Jose A. Lemos, Ph.D.

Jose A. Lemos, Ph.D.

Contact Information

University of Rochester Medical Center
School of Medicine and Dentistry
601 Elmwood Ave, Box 611
Rochester, NY 14642

Office: (585) 275-1850
Lab: (585) 275-1433
Fax: (585) 276-0190

Lab Information

Molecular Genetics and Physiology of the Response to Environmental Stresses by Oral Bacteria.

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Research Bio

Research: Molecular Genetics and Physiology of the Response to Stresses by Streptococci and Enterococci.



The research in my laboratory is focused on characterization of the stress responses by streptococci and enterococci. To accomplish our goals, we use a variety of state-of-the-art molecular and biochemical techniques, that include physiologic, enzymatic, genomic and proteomic approaches. The specific projects in the laboratory are divided in two major areas; (i) the role of the Streptococcus mutans stress regulon in biofilm formation, persistence and virulence, and (ii) characterization of the stringent response of Enterococcus faecalis.

1. Streptococcus mutans
Streptococcus mutans, a common inhabitant of dental biofilms, is recognized as a major etiologic agent of human dental caries. Despite significant progress in treatment and prevention, dental caries remains among the most common infectious diseases afflicting humans and results in an enormous health and economic burden worldwide. The virulence of S. mutans resides in three core attributes; its abilities to adhere and form biofilms on tooth surfaces, to produce large quantities of organic acids from a wide range of carbohydrates, and to tolerate environmental stresses, particularly low pH. Because stress tolerance is intertwined with S. mutans virulence, the dissection of the mechanisms that allow these bacteria to thrive in oral biofilms during stressful conditions is central for a complete understanding of the pathogenesis of dental caries. Our current efforts focus on the characterization of the Spx global regulator, and its role in controlling stress response and biofilm formation in S. mutans.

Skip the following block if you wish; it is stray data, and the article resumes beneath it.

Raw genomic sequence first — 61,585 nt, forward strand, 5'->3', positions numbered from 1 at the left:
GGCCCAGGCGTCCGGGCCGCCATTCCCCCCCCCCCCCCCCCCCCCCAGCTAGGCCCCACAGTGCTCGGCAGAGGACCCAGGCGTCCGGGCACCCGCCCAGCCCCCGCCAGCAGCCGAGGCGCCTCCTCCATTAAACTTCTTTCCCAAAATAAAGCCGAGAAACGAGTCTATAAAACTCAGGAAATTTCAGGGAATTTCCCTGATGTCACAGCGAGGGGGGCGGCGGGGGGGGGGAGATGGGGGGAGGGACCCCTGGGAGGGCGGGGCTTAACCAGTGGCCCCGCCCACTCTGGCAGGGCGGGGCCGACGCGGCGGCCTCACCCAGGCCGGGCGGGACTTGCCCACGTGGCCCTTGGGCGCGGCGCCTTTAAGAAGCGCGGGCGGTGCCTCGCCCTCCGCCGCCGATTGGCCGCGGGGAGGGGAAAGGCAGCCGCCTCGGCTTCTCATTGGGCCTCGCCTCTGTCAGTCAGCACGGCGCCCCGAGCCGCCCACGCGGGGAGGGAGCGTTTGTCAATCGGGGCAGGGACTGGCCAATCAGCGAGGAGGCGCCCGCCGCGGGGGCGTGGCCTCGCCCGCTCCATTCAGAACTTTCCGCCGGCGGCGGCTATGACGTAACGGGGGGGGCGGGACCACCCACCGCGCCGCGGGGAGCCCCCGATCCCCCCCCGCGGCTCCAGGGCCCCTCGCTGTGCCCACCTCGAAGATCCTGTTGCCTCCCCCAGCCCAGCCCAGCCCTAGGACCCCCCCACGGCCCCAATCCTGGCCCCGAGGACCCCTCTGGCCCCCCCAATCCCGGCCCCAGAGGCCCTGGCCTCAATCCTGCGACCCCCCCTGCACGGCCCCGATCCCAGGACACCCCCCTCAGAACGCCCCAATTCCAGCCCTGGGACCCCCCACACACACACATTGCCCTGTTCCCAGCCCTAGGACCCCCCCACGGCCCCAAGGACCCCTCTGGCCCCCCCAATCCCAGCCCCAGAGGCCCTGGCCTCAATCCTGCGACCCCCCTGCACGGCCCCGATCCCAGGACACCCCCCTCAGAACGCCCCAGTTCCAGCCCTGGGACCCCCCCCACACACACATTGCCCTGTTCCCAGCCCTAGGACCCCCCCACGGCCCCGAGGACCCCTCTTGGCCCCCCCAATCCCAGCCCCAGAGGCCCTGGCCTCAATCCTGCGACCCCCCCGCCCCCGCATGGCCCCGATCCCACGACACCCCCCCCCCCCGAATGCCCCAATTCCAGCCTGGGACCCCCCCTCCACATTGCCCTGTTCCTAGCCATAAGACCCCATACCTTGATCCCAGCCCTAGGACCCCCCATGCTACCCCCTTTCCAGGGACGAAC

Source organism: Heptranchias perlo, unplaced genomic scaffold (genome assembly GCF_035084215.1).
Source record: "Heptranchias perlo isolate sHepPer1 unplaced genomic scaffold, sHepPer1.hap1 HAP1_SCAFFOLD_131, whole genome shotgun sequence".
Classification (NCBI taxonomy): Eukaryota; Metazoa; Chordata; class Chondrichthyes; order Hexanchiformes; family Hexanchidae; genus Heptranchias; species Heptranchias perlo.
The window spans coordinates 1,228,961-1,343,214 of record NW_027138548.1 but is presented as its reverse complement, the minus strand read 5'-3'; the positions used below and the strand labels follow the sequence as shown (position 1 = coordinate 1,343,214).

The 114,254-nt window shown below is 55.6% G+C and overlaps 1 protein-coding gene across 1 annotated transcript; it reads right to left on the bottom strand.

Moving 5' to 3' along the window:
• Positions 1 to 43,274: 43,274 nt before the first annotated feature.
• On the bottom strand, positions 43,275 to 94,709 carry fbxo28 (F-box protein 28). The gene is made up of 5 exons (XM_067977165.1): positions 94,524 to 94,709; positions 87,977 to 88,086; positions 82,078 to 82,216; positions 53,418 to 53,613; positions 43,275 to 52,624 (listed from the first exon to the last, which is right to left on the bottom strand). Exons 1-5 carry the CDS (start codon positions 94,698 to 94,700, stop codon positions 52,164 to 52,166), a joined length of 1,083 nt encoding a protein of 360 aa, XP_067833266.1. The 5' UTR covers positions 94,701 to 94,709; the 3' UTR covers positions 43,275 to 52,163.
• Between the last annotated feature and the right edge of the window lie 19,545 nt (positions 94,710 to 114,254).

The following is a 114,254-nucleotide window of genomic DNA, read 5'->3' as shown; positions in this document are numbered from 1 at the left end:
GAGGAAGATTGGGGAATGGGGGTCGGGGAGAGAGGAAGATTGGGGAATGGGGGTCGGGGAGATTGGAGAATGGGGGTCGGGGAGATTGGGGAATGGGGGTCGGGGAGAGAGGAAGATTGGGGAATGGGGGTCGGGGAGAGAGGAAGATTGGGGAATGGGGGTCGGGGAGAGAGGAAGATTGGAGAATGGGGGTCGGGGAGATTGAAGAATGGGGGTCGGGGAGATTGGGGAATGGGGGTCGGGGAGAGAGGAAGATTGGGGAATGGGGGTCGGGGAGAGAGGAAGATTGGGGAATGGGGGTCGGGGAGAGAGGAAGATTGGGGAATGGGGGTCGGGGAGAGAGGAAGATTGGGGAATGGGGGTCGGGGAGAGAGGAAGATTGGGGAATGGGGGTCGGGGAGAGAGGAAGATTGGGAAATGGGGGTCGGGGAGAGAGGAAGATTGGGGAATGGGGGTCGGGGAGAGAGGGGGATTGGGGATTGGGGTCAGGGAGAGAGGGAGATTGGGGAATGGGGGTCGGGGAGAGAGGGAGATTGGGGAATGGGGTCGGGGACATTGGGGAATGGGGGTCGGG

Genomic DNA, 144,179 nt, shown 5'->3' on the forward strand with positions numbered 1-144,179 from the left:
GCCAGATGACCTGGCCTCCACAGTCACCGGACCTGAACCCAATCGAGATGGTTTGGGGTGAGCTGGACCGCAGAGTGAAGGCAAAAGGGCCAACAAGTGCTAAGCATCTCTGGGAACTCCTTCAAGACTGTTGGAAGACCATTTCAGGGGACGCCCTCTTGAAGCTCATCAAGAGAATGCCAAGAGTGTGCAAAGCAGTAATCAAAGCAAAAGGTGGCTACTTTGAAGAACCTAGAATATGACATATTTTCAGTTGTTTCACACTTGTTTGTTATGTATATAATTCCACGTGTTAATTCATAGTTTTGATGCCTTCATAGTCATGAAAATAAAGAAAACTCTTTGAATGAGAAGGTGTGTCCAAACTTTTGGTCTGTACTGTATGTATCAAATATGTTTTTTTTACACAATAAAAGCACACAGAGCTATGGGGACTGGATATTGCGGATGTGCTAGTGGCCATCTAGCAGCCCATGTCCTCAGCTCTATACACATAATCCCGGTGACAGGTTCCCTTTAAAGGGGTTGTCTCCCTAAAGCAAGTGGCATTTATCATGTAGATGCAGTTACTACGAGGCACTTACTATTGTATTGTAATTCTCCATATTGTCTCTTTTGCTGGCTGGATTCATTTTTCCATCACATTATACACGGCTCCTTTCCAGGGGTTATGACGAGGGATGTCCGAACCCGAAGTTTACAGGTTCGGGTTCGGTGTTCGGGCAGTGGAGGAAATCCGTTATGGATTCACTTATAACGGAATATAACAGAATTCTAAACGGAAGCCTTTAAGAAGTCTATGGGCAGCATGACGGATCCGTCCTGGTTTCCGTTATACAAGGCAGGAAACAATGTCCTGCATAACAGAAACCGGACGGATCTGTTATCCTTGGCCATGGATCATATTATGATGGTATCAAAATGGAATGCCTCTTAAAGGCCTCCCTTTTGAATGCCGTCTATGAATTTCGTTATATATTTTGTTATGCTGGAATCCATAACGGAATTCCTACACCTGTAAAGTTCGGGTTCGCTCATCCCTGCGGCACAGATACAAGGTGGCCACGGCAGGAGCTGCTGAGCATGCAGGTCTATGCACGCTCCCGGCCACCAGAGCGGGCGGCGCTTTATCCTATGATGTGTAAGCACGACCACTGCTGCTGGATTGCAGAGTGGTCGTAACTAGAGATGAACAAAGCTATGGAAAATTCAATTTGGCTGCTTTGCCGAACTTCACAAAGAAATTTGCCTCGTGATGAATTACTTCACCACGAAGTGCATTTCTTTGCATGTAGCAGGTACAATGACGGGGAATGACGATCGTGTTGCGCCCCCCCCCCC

2. Enterococcus faecalis
The opportunistic pathogen Enterococus faecalis, a natural inhabitant of the human intestinal flora, is one of the leading causes of hospital-acquired infections, including endocarditis, bacteremia, and urinary tract and soft tissue infections. This organism has a remarkable ability to thrive in a variety of adverse environments, including an innate and acquired resistance to multiple antibiotics. Recently, we found that the stringent response, a key bacterial system for adaptation to changing environments, plays a key role in the ability of E. faecalis to tolerate the human host defenses and antimicrobial therapies. The objective of this study is to fully understand how, and to what extent, the stringent response controls the expression of virulence factors, and of antibiotic tolerance in E. faecalis.

Recent Journal Articles

Showing the 5 most recent journal articles. 32 available »

2012 Aug
Gaca AO, Abranches J, Kajfasz JK, Lemos J. "Global transcriptional analysis of the stringent response in Enterococcus faecalis." Microbiology.. 2012 Aug; 158(Pt 8):1994-2004. Epub 2012 May 31.
2012 Jul
Kajfasz JK, Mendoza JE, Gaca AO, Miller JH, Koselny KA, Giambiagi-Demarval M, Wellington M, Abranches J, Lemos JA. "The Spx regulator modulates stress responses and virulence in Enterococcus faecalis." Infection and immunity.. 2012 Jul; 80(7):2265-75. Epub 2012 Apr 16.
2012 Mar
Chávez de Paz LE, Lemos JA, Wickström C, Sedgley CM. "Role of (p)ppGpp in biofilm formation by Enterococcus faecalis." Applied and environmental microbiology. 2012 Mar; 78(5):1627-30. Epub 2011 Dec 16.
2011 Oct
Kajfasz JK, Abranches J, Lemos JA. "Transcriptome analysis reveals that ClpXP proteolysis controls key virulence properties of Streptococcus mutans." Microbiology.. 2011 Oct; 157(Pt 10):2880-90. Epub 2011 Aug 04.
2011 Jun
Abranches J, Miller JH, Martinez AR, Simpson-Haidaris PJ, Burne RA, Lemos JA. "The collagen-binding protein Cnm is required for Streptococcus mutans adherence to and intracellular invasion of human coronary artery endothelial cells." Infection and immunity.. 2011 Jun; 79(6):2277-84. Epub 2011 Mar 21.

Current Appointments

Associate Professor - Department of Microbiology and Immunology, Center for Oral Biology (SMD) - Primary

Education

PhD | Medical Microbiology | Brazil-Federal U, Rio de Janeiro2000
MS | Microbiology | Brazil-Federal U, Rio de Janeiro1995
BS | Biology | Brazil-Santa Ursula University1990

Post-Doctoral Training & Residency

Postdoctoral Fellow, Department of Oral Biology, University of Florida, Gainesville, FL 2002
Postdoctoral Fellow, Center for Oral Biology, University of Rochester, Rochester, NY. 2001